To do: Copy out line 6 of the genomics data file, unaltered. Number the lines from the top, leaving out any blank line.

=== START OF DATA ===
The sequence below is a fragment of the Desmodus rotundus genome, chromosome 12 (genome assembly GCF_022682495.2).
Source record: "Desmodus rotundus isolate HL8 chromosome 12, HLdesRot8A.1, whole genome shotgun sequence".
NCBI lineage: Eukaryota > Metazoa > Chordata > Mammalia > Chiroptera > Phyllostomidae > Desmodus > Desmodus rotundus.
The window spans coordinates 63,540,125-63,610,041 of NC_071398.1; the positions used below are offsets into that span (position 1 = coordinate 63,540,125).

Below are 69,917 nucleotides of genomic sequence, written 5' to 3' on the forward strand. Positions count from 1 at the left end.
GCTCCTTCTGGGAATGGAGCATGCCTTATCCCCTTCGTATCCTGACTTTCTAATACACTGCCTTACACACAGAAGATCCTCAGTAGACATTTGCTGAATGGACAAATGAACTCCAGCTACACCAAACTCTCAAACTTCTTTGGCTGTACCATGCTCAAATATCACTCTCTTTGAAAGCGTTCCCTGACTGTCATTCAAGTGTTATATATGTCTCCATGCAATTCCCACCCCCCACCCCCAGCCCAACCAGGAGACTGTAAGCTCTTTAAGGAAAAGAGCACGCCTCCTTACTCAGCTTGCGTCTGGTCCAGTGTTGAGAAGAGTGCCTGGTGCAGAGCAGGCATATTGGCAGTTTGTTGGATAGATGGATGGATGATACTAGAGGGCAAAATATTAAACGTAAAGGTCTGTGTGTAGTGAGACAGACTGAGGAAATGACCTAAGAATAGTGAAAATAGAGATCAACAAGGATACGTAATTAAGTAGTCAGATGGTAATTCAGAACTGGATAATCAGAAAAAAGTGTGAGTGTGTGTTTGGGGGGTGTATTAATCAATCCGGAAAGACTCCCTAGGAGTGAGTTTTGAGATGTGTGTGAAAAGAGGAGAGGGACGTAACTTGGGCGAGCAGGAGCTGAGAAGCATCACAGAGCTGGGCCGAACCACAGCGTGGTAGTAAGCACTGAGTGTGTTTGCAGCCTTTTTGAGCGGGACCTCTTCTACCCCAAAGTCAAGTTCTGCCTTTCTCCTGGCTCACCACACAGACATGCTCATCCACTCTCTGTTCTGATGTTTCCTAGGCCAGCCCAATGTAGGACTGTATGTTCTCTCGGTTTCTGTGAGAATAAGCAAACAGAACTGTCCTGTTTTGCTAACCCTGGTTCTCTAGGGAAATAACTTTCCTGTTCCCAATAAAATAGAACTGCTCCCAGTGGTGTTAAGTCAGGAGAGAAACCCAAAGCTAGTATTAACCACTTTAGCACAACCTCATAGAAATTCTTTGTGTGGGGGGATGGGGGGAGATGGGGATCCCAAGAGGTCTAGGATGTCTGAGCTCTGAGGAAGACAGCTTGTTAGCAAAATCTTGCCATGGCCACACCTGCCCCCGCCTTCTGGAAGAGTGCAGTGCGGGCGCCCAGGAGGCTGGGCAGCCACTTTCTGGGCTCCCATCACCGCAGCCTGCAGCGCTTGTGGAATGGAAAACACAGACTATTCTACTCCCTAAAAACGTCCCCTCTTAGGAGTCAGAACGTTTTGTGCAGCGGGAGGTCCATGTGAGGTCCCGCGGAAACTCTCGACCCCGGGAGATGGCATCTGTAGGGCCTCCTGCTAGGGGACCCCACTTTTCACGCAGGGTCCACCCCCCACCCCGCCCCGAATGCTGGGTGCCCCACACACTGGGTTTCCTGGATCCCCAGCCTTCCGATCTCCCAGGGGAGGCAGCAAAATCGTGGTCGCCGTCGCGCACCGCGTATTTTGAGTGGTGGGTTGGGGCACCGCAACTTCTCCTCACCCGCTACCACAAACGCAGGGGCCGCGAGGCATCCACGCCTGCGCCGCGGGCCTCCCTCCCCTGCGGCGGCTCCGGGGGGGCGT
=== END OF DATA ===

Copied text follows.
GCTCCTTCTGGGAATGGAGCATGCCTTATCCCCTTCGTATCCTGACTTTCTAATACACTGCCTTACACACAGAAGATCCTCAGTAGACATTTGCTGAATGGACAAATGAACTCCAGCTACACCAAACTCTCAAACTTCTTTGGCTGTACCATGCTCAAATATCACTCTCTTTGAAAGCGTTCCCTGACTGTCATTCAAGTGTTATATATGTCTCCATGCAATTCCCACCCCCCACCCCCAGCCCAACCAGGAGACTGTAAGCTCTTTAAGGAAAAGAGCACGCCTCCTTACTCAGCTTGCGTCTGGTCCAGTGTTGAGAAGAGTGCCTGGTGCAGAGCAGGCATATTGGCAGTTTGTTGGATAGATGGATGGATGATACTAGAGGGCAAAATATTAAACGTAAAGGTCTGTGTGTAGTGAGACAGACTGAGGAAATGACCTAAGAATAGTGAAAATAGAGATCAACAAGGATACGTAATTAAGTAGTCAGATGGTAATTCAGAACTGGATAATCAGAAAAAAGTGTGAGTGTGTGTTTGGGGGGTGTATTAATCAATCCGGAAAGACTCCCTAGGAGTGAGTTTTGAGATGTGTGTGAAAAGAGGAGAGGGACGTAACTTGGGCGAGCAGGAGCTGAGAAGCATCACAGAGCTGGGCCGAACCACAGCGTGGTAGTAAGCACTGAGTGTGTTTGCAGCCTTTTTGAGCGGGACCTCTTCTACCCCAAAGTCAAGTTCTGCCTTTCTCCTGGCTCACCACACAGACATGCTCATCCACTCTCTGTTCTGATGTTTCCTAGGCCAGCCCAATGTAGGACTGTATGTTCTCTCGGTTTCTGTGAGAATAAGCAAACAGAACTGTCCTGTTTTGCTAACCCTGGTTCTCTAGGGAAATAACTTTCCTGTTCCCAATAAAATAGAACTGCTCCCAGTGGTGTTAAGTCAGGAGAGAAACCCAAAGCTAGTATTAACCACTTTAGCACAACCTCATAGAAATTCTTTGTGTGGGGGGATGGGGGGAGATGGGGATCCCAAGAGGTCTAGGATGTCTGAGCTCTGAGGAAGACAGCTTGTTAGCAAAATCTTGCCATGGCCACACCTGCCCCCGCCTTCTGGAAGAGTGCAGTGCGGGCGCCCAGGAGGCTGGGCAGCCACTTTCTGGGCTCCCATCACCGCAGCCTGCAGCGCTTGTGGAATGGAAAACACAGACTATTCTACTCCCTAAAAACGTCCCCTCTTAGGAGTCAGAACGTTTTGTGCAGCGGGAGGTCCATGTGAGGTCCCGCGGAAACTCTCGACCCCGGGAGATGGCATCTGTAGGGCCTCCTGCTAGGGGACCCCACTTTTCACGCAGGGTCCACCCCCCACCCCGCCCCGAATGCTGGGTGCCCCACACACTGGGTTTCCTGGATCCCCAGCCTTCCGATCTCCCAGGGGAGGCAGCAAAATCGTGGTCGCCGTCGCGCACCGCGTATTTTGAGTGGTGGGTTGGGGCACCGCAACTTCTCCTCACCCGCTACCACAAACGCAGGGGCCGCGAGGCATCCACGCCTGCGCCGCGGGCCTCCCTCCCCTGCGGCGGCTCCGGGGGGGCGT